Lawmakers are hoping that higher education and public education will utilize a joint committee to resolve their differences over governance of vocational education.
If they don't, the option of creating a third board to deal with vocational technical matters remains open.Three state senators discussed vocational education issues with the Utah Council on Vocational-Technical Education during an annual workshop session Monday.
Sen. Haven Barlow, R-Layton, said, "We have never had a stronger leadership approach for vocational education. I think the liaison committee will work. If it doesn't, we will establish a third board."
Barlow referred to a joint committee of higher and public education that has attempted to resolve governance issues. The committee is a major element of a state master plan recently approved by the State Board of Regents and the State Board of Education.
Sen. Arnold Christensen, R-Sandy, said vocational education has been a stepchild to both boards, whose only interest is in the money allocated to vocational programs. Christensen expressed confidence that the liaison committee will be able to resolve differences between the two boards.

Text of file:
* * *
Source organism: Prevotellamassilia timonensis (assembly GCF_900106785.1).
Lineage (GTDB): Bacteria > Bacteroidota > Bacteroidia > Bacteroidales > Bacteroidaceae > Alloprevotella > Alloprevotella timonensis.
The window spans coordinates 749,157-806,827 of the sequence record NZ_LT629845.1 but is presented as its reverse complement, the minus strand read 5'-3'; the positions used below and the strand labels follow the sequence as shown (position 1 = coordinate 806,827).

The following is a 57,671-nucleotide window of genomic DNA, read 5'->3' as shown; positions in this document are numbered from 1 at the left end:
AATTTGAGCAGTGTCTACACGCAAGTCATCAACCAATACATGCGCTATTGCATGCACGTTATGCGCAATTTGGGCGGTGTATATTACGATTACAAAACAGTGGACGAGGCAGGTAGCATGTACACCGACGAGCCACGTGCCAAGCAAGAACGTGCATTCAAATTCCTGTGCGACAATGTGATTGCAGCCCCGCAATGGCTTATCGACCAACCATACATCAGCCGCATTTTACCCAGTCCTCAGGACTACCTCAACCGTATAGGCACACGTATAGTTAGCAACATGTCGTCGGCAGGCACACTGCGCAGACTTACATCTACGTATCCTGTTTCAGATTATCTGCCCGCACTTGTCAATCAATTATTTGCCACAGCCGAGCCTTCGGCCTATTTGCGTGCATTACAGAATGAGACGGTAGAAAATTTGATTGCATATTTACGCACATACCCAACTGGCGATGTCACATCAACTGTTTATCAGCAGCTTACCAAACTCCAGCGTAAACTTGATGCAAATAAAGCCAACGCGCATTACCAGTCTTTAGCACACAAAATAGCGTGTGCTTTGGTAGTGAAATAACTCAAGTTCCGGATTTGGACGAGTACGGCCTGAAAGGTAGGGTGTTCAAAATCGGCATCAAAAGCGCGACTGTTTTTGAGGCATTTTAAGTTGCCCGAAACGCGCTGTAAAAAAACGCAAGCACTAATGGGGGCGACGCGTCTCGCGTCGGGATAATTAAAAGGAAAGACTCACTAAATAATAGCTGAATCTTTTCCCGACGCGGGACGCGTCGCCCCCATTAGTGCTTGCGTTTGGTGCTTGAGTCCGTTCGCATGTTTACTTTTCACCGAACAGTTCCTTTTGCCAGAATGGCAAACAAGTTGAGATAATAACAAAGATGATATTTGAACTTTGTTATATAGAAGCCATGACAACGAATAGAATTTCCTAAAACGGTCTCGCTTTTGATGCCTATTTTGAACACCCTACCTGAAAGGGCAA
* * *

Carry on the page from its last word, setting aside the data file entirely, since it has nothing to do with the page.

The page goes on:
Sen. Dix McMullin, R-South Jordan, explained to the vocational council the impetus behind two bills he sponsored this past session that will encourage students to graduate at the end of the 11th grade. The main bill represents a "major philosophy change," McMullin said.
It addresses the needs of both accelerated students who want to get into college early and potential dropouts, he said.
To be effective, the 11th-grade graduation provision should involve individual student planning beginning in ninth grade. McMullin said the bill also will address the "wasted 12th year" in public education.
The financial implications of losing students early will be incentive for schools to create better 12th-grade programs, the senator said.
McMullin said a companion bill gives both the educational system and students incentive for 11th-grade graduation. The measure allows 25 percent of the basic student funding to stay with the district for what would have been the student's 12th year, while the student individually can obtain a second 25 percent (approximately $310) as a scholarship for higher education.
The senator also said a successful 11th-grade graduation program in the state will "require some give and take on graduation requirements."
Vocational education will continue to suffer as long as there is a perception that it is a second-class option, said Max Lowe, of the State Board of Regents staff.
The potential for creating a separate "track" to channel some students directly into vocational pursuits, possibly with a lesser academic requirement, would exacerbate existing problems, he said.